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Constructing definitions of safety risks while nurses care for hospitalised older people: Secondary analysis of qualitative data.

Constructing definitions of safety risks while nurses care for hospitalised older people: Secondary analysis of qualitative data.
Author Information (click to view)

Dahlke S, Hall WA, Baumbusch J,


Dahlke S, Hall WA, Baumbusch J, (click to view)

Dahlke S, Hall WA, Baumbusch J,

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International journal of older people nursing 2017 02 14() doi 10.1111/opn.12148
Abstract
AIM
The aim of this secondary qualitative descriptive analysis was to examine how nurses construct a definition of older peoples’ safety risks and provide care while working within organisational contexts that are focused on diminishing patient risks.

BACKGROUND
Numbers of older patients are increasing in acute hospital contexts-contexts that place their focus on patient safety. Nurses need to manage tensions between older peoples’ risks, evidence-informed practice decisions, limited resources and organisational emphases on patient falls. To date, their practice dilemmas have not been well examined.

DESIGN
A secondary qualitative descriptive analysis was conducted using data that were collected between June 2010 and May 2011 to examine nursing practice with hospitalised older people.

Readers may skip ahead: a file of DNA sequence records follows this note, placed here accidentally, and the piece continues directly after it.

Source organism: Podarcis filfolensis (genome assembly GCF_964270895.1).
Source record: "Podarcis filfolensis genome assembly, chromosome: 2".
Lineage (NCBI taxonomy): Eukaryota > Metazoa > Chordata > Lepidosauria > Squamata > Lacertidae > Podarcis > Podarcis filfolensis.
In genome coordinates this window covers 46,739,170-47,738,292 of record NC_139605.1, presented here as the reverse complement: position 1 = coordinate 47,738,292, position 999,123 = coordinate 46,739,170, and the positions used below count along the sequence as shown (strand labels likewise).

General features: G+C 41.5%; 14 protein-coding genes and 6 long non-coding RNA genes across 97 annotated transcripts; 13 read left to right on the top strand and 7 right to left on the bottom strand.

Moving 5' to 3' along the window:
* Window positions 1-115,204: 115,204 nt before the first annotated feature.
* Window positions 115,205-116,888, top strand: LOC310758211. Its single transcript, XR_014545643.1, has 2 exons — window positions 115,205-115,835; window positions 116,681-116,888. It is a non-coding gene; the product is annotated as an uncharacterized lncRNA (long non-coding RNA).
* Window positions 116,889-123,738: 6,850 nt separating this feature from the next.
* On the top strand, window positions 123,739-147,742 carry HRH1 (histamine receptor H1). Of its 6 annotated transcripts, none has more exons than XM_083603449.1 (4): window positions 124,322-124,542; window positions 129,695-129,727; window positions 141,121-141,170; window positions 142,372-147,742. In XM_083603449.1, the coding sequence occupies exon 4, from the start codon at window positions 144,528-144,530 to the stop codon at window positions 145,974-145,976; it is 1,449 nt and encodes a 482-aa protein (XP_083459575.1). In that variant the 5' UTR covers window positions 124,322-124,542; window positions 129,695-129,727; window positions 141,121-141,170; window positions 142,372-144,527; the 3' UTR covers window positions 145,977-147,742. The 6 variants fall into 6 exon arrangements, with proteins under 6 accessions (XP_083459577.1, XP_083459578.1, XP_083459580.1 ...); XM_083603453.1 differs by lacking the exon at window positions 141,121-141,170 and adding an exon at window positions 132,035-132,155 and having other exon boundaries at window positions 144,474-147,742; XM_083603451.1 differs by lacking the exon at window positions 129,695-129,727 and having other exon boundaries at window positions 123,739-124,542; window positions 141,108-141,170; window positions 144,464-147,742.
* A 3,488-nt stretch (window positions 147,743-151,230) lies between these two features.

METHODS
All field notes and transcribed data were reviewed to generate themes representing 18 Registered Nurses’ perceptions about safe care for hospitalised older people. The first author generated categories that described how nurses construct definitions of safety risks for older people. All authors engaged in an iterative analytic process that resulted in themes capturing nurses’ efforts to provide care in limited resource environments while considering older peoples’ safety risks.

RESULTS
Nurses constructed definitions of patient safety risks in the context of institutional directives. Nurses provided care using available resources as efficiently as possible and accessing co-worker support. They also minimised the importance of older people’s functional abilities by setting priorities for medically delegated tasks and immobilising their patients to reduce their risks.

CONCLUSIONS
Nurses’ definitions of patient risk, which were shaped by impoverished institutional resources and nurses’ lack of valuing of functional abilities, contributed to suboptimal care for older adults. Nurses’ definitions of risk as physical injury reduced their attention to patients’ functional abilities, which nurses reported suffered declines as a result.

IMPLICATIONS FOR PRACTICE
Leaders need to examine how organisational emphases on particular areas of patient safety and resource constraints contribute to suboptimal care of older people. Nurses understanding of patient risk must incorporate older patients’ functional abilities.

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